This week’s alumni dvar torah is by Avram Schwartz
Every time I read the Akedah, I cannot help but recall Rav Soloveitchik’s extensive teachings about the importance of this passage to Judaism. In Emergence of Ethical Man (p. 157 n.2) he calls it “the motto of the covenant and its symbol”, and in Ra’ayanot al ha-Tefillah he goes perhaps even further, describing the Akedah as the paradigm for prayer, and thus for Judaism itself:
Build an altar. Arrange the pieces of wood. Kindle the fire. Take the knife to slaughter your existence for My sake. Thus commands the awesome G-d Who suddenly appears from absolute seclusion. This approach is the basis of prayer. Man surrenders himself to G-d. He approaches the awesome G-d and the approach expresses itself in the sacrifice and Akedah of oneself.
I have been haunted by these words since I first read them. Rav Soloveitchik insists that utterly submissive obedience is the theme of the Akedah, and therefore the ideal Jewish relationship with G-d. This does not sit well with me.
To be sure, this is by no means a far-fetched reading of the story. And while the Rav’s reading is heavily influenced by Kierkegaard, its theology has ample precedents in Jewish thought. Take for instance the language of Ibn Gvirol in one of his more famous poems:
אֲקַדֶּמְךָ בְּרֹב פַּחַד וְאֵימָה שְׁפַל רוּחַ שְׁפַל בֶּרֶךְ וְקוֹמָה
כְּתוֹלַעַת קְטַנָּה בָּאֲדָמָה לְפָנֶיךָ אֲנִי נֶחְשָׁב בְּעֵינַי
Lowly of spirit, lowly of knee and stature I come before you with fear and awe abounding
Before you, I consider myself Like a tiny worm in the ground.
Here too the prayerful Jew admits to something like worthlessness, helplessness in the face of G-d.
In spite of the power of the imagery of both Ibn Gvirol and the Rav, I wonder whether the value of this sort of submission is the best Jewish reading of the story. For one thing: To make the Akedah a model for prayer, one has to twist it slightly. The Akedah is a story of child sacrifice, of accepting G-d’s nullification of G-d’s own promises, but the person bent in prayer, in Rav Soloveitchik’s words, lifts the metaphorical knife to their own neck, engaging in self-sacrifice. For another: Many mefarshim explain the story very differently, and Ralbag in particular seems to directly undermine the claim that obedience is the Akedah’s core theme.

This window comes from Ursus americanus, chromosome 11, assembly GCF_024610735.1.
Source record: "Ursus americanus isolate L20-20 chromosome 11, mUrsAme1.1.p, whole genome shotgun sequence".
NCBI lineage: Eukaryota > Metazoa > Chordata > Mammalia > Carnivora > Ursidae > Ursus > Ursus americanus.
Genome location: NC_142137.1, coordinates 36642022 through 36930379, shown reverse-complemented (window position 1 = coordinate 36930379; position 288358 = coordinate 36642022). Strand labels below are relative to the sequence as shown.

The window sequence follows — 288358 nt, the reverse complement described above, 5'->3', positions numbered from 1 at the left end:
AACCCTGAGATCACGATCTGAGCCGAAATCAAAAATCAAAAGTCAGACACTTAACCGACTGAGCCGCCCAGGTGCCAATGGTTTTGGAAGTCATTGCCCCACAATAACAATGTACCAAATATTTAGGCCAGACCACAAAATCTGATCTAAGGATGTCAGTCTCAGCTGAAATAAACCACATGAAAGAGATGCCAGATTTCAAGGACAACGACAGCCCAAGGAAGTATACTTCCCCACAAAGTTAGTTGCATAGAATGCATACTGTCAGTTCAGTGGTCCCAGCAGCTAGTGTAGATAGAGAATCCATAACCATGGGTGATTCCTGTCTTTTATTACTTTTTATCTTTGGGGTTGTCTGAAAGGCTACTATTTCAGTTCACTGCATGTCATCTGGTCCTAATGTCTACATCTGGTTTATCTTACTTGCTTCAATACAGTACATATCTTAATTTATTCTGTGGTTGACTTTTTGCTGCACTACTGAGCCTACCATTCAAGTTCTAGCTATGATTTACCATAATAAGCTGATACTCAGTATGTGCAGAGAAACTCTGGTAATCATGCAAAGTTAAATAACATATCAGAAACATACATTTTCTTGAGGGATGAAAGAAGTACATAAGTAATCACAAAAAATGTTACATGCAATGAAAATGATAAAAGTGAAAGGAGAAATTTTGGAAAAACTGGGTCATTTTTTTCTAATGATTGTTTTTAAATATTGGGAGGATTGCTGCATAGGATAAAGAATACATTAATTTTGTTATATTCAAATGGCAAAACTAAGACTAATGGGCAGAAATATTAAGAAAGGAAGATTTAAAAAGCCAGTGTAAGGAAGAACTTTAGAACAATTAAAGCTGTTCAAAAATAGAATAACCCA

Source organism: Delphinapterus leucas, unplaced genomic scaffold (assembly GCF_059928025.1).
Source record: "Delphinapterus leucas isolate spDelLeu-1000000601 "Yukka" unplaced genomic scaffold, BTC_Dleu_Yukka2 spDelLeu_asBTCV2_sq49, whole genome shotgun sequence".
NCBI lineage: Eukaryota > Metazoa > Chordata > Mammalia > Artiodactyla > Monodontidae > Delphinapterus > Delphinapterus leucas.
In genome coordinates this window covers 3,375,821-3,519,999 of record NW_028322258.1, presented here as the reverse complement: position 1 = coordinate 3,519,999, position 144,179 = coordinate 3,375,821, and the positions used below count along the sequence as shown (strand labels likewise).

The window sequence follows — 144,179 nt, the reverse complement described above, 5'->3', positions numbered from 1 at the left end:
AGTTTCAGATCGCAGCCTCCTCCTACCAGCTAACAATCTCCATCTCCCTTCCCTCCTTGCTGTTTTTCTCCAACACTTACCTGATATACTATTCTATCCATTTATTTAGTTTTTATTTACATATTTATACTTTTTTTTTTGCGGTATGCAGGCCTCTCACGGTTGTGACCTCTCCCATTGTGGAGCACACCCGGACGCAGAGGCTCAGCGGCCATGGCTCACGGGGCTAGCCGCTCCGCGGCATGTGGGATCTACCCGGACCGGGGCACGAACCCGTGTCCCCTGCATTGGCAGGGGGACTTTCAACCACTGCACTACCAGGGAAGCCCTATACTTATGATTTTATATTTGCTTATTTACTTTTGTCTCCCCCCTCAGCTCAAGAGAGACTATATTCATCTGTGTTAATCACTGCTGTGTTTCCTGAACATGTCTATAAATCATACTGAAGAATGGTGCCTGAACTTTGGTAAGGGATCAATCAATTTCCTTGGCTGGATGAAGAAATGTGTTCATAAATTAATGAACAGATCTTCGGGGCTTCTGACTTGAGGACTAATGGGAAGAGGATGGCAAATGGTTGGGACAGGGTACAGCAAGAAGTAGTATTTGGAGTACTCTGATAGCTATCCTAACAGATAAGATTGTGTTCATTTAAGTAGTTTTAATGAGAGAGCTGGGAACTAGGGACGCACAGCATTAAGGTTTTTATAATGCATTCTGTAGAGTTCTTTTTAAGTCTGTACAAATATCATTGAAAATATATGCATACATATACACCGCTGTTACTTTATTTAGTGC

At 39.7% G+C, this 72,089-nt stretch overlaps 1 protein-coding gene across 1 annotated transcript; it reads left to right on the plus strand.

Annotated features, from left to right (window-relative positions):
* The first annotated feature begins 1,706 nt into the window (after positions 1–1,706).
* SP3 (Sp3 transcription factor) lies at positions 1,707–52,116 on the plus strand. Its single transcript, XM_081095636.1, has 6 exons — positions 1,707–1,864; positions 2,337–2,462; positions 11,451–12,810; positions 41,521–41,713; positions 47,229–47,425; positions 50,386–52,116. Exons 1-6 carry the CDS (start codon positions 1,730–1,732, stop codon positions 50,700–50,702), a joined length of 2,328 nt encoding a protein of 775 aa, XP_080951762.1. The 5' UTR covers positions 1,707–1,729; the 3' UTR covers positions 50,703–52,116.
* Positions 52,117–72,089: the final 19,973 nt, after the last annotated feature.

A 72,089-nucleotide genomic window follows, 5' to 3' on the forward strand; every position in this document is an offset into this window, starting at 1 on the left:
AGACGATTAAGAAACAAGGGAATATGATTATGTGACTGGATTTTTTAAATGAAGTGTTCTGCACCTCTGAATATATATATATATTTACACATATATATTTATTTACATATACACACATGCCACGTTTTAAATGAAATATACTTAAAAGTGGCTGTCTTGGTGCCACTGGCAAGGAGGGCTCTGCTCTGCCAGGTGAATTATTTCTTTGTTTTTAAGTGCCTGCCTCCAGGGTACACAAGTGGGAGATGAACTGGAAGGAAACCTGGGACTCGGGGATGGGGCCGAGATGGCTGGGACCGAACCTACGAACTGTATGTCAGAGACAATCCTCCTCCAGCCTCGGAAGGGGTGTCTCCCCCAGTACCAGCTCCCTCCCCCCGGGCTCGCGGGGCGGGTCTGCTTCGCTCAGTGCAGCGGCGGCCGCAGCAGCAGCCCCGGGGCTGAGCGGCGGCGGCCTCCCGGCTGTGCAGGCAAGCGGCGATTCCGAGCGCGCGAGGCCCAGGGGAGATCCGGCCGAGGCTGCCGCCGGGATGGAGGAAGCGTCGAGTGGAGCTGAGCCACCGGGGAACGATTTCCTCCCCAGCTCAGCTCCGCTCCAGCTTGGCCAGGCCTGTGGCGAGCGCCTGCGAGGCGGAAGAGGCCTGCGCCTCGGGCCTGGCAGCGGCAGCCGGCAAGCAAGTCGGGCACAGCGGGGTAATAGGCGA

Even before Ralbag, Rashi points out a feature that will become core to the Ralbag’s reading: the language of G-d’s commandment does not precisely ask for sacrifice. Rather, G-d asks/commands Avraham to “bring Yitzchak up לעולה. ” To be brought up לעולה generally means being wholly burnt as a sacrifice. A hyperliteral reading, though, would understand the phrase to mean “in order to go up,” implying that he will also be brought down again. In this case, as becomes apparent by the end of the episode, G-d actually meant the latter.
Ibn Ezra rejects this reading outright. The opening of the passage (Gen. 22:1) says that “G-d tested Avraham” – Was this merely a test of Avraham’s ability to comprehend G-d’s instructions? Certainly not! says Ibn Ezra. This is a test in order to give Avraham a reward, and any other reading, according to him, ignores the opening line: this was a test in the sense of a challenge. But Ralbag disagrees.
Ralbag’s focuses in on the same ambiguity as Rashi, and, with some elucidation, comes to a wildly different idea about G-d’s intentions.
This test, in my opinion, is that the prophecy came to him in an imprecise language (לשון מסופק). That is, that G-d, may He be exalted, said with regard to Yitzchak “And bring him up לעולה.”
This statement can be properly understood to mean that he (Avraham) should slaughter him (Yitzchak) and make of him a burnt offering (=bring him up as an olah).
Or – that he (Avraham) should bring him up there in order to offer a burnt offering (=bring him up for an olah), so that he (Yitzchak) will be educated with regard to the [sacrificial] service of G-d, may He be exalted.